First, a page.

What is Lymphedema?
Lymphedema is a swelling that occurs from an abnormal accumulation of protein rich fluid in the space between cells in the body which can advance to chronic inflammation and fibrosis of affected tissues. Lymphedema may occur days, months, or years after cancer surgery or at the onset of obstruction of the lymphatic system. There is no cure for Lymphedema, only management.
There are 2 basic forms of Lymphedema:
- Primary Lymphedema which may be present at birth, but it more often develops later in life without obvious cause.
- Secondary Lymphedema which is the most common, and is most likely the result of surgical removal of the lymph nodes due to cancer. Secondary forms may also occur after injury, scarring, trauma, chronic venous insufficiency or infection of the lymphatic system.
Other reasons people can develop lymphedema:
- Lymph node removal for cancer treatment
- Cancer (a tumor)
- Chronic Venous Insufficiency
How is Lymphedema Treated?
Lymphedema is treated with Complete Decongestive Therapy (CDT).
TREATMENT (PHASE I) AND INDEPENDENT SELF CARE (PHASE II)
Treatment usually consists of:
- Meticulous skin and nail care
- Manual lymph drainage – specialized manual techniques to move the fluid
- Compression bandaging – with short stretch bandages that have a high working pressure and a low resting pressure
- Remedial exercises – increasing lymph drainage by activating the muscle pump
- Self care training – instruction in independent management
The appropriate treatment for lymphedema requires the identification of limitations. These limitations include: severity of the condition, barriers to treatment secondary to work/ insurance, physical capability of the patient in self-management of the lymphedema, restrictions (such as high blood pressure), and availability of family.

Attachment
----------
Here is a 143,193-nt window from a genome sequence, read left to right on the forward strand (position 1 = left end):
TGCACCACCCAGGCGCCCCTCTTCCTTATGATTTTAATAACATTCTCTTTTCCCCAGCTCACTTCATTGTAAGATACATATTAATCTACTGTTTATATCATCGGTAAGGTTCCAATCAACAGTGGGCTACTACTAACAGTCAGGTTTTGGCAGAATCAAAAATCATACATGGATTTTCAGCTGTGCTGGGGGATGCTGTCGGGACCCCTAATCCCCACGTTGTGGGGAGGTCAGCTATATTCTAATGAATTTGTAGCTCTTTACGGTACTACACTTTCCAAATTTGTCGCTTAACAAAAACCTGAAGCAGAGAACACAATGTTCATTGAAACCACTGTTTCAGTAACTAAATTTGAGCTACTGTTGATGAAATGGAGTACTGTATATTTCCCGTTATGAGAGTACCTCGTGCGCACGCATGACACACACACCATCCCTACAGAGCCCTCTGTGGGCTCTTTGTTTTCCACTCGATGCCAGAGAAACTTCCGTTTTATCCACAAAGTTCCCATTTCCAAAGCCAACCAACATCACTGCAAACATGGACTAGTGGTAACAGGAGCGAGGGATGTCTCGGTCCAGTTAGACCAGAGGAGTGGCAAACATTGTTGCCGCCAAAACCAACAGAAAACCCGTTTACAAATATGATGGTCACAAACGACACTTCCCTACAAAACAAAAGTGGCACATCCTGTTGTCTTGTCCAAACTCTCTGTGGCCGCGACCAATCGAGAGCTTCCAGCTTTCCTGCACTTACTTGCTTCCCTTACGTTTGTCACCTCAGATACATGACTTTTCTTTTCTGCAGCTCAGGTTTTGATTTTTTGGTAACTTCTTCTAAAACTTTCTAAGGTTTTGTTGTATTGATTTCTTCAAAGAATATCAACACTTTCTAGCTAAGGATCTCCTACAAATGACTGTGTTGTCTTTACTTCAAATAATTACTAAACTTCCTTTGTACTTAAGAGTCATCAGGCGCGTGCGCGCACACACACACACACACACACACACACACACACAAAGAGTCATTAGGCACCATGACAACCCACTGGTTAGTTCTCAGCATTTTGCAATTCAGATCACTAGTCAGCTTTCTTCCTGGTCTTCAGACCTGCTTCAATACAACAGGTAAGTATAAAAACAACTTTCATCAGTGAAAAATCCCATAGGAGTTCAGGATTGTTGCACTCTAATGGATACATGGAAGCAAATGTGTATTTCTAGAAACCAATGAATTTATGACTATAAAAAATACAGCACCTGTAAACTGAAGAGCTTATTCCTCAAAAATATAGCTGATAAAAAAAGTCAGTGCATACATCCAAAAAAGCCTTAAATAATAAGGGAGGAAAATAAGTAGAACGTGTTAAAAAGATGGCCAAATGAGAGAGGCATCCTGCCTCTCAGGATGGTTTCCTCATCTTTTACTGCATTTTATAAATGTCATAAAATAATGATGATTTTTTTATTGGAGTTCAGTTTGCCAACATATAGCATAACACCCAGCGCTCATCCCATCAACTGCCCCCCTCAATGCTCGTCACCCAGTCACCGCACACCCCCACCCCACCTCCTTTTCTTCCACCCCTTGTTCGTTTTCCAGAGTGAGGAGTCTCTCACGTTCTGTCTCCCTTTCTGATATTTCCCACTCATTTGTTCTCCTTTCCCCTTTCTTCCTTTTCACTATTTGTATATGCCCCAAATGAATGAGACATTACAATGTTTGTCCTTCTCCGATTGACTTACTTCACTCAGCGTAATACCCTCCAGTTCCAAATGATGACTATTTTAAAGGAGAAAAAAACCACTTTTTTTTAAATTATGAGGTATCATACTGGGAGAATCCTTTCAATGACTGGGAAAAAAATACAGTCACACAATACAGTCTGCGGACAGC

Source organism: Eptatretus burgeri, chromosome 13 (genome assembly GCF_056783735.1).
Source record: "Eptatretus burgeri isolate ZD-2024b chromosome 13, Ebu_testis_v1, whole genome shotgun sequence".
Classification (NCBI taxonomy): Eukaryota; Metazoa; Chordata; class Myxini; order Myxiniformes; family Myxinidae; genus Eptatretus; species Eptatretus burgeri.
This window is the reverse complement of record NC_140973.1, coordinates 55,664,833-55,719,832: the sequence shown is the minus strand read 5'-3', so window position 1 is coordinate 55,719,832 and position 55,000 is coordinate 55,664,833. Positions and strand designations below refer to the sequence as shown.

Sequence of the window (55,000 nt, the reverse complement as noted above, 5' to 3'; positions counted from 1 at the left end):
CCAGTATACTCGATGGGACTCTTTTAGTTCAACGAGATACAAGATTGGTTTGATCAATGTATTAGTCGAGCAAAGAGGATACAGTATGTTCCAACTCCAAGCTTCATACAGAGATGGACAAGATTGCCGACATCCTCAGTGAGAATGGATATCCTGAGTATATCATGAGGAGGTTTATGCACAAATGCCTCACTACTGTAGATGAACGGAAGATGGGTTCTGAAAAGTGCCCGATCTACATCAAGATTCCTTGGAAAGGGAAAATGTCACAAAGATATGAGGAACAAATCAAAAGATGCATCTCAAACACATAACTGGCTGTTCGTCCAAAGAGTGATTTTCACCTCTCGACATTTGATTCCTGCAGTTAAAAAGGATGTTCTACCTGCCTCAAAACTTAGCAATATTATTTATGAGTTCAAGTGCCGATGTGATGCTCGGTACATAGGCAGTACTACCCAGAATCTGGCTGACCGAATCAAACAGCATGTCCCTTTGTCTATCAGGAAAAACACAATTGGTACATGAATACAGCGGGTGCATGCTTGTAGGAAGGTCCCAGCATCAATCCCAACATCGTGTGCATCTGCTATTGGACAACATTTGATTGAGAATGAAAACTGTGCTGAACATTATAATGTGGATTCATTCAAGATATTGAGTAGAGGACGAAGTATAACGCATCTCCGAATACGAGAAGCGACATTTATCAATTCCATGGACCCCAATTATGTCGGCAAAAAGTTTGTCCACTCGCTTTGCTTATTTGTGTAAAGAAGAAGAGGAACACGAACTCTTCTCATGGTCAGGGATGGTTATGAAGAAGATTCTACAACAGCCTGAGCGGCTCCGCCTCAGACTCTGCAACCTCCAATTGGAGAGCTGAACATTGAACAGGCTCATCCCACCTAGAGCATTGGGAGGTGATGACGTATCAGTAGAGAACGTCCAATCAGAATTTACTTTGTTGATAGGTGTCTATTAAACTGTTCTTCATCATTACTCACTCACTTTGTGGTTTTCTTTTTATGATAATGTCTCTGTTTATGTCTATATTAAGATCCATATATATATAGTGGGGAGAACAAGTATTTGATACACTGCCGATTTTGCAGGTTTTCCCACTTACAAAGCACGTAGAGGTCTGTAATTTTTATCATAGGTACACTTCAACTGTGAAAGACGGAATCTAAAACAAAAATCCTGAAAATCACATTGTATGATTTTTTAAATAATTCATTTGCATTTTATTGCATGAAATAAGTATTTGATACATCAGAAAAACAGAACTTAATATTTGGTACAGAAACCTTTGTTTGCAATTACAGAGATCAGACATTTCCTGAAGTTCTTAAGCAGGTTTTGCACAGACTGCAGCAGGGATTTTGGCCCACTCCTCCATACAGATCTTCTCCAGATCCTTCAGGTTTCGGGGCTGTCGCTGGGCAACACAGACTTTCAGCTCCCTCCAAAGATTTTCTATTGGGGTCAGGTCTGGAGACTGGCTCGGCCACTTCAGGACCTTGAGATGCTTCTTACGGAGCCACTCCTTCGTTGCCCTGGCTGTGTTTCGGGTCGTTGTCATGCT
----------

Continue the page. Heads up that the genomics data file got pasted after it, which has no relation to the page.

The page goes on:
Treatment Duration: 2-12 weeks depending on the severity of the lymphedema. Patients are encouraged to start on a Monday so that the full week can be used prior to the weekend.
Treatment Frequency: 2-5 times a week depending on severity of the condition along with any insurance constraints that may be placed on the patient’s visit pattern.
WHAT TO BRING?
Your therapist will let you know whether or not you need to order compression bandages. Please be aware that MEDICARE (and many other insurances) DO NOT COVER BANDAGES OR GARMENTS (or cover them only partially). You may be financially responsible for these supplies, but most suppliers are willing to work with you on a payment plan. Also, the American Cancer Society provides a voucher for those who have lymphedema secondary to cancer. Their number is 1-800-ACS-2345.
Where to obtain bandages? There are a few suppliers in the area that supply short stretch bandages and the rest of the compression supplies. The therapist will decide on the proper amount of supplies that need to be ordered and then will fill out an order form, fax it to the supplier, and give you a copy. If your insurance does not cover the bandages you will be financially responsible and the supplier will contact you to let you know the cost. You will not receive the bandages until the supplier receives payment.
What should you wear to your treatment session? LOOSE FITTING CLOTHES to accommodate the bandages. If you are going to have your leg bandaged, bring a loose fitting tennis shoe or one that is a 1⁄2 size larger. A sandal with a Velcro strap across the front and open in the back also works well.
Lymphedma Therapy is also available through OSPTA Home Health & Hospice. For more information, please call 1-866-483-4859 or click here.